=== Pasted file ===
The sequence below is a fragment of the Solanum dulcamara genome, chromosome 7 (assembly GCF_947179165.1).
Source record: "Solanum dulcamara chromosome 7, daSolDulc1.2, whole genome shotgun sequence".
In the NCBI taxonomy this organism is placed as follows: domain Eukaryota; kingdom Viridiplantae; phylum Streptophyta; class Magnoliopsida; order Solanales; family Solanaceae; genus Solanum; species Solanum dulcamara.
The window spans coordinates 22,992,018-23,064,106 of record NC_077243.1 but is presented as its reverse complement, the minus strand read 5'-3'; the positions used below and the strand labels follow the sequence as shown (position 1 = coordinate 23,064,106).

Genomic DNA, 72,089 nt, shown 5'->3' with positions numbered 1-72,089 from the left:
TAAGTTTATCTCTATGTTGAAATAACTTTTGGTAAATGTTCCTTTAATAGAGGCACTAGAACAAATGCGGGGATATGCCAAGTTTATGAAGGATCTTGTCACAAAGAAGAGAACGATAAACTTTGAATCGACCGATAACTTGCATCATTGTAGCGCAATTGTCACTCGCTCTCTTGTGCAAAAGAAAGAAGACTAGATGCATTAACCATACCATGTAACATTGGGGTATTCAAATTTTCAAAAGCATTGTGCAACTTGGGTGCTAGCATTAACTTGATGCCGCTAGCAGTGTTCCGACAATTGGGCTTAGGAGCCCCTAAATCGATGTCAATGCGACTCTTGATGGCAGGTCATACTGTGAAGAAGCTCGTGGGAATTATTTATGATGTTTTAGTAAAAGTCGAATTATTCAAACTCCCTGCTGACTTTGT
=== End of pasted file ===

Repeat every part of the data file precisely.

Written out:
The sequence below is a fragment of the Solanum dulcamara genome, chromosome 7 (assembly GCF_947179165.1).
Source record: "Solanum dulcamara chromosome 7, daSolDulc1.2, whole genome shotgun sequence".
In the NCBI taxonomy this organism is placed as follows: domain Eukaryota; kingdom Viridiplantae; phylum Streptophyta; class Magnoliopsida; order Solanales; family Solanaceae; genus Solanum; species Solanum dulcamara.
The window spans coordinates 22,992,018-23,064,106 of record NC_077243.1 but is presented as its reverse complement, the minus strand read 5'-3'; the positions used below and the strand labels follow the sequence as shown (position 1 = coordinate 23,064,106).

Genomic DNA, 72,089 nt, shown 5'->3' with positions numbered 1-72,089 from the left:
TAAGTTTATCTCTATGTTGAAATAACTTTTGGTAAATGTTCCTTTAATAGAGGCACTAGAACAAATGCGGGGATATGCCAAGTTTATGAAGGATCTTGTCACAAAGAAGAGAACGATAAACTTTGAATCGACCGATAACTTGCATCATTGTAGCGCAATTGTCACTCGCTCTCTTGTGCAAAAGAAAGAAGACTAGATGCATTAACCATACCATGTAACATTGGGGTATTCAAATTTTCAAAAGCATTGTGCAACTTGGGTGCTAGCATTAACTTGATGCCGCTAGCAGTGTTCCGACAATTGGGCTTAGGAGCCCCTAAATCGATGTCAATGCGACTCTTGATGGCAGGTCATACTGTGAAGAAGCTCGTGGGAATTATTTATGATGTTTTAGTAAAAGTCGAATTATTCAAACTCCCTGCTGACTTTGT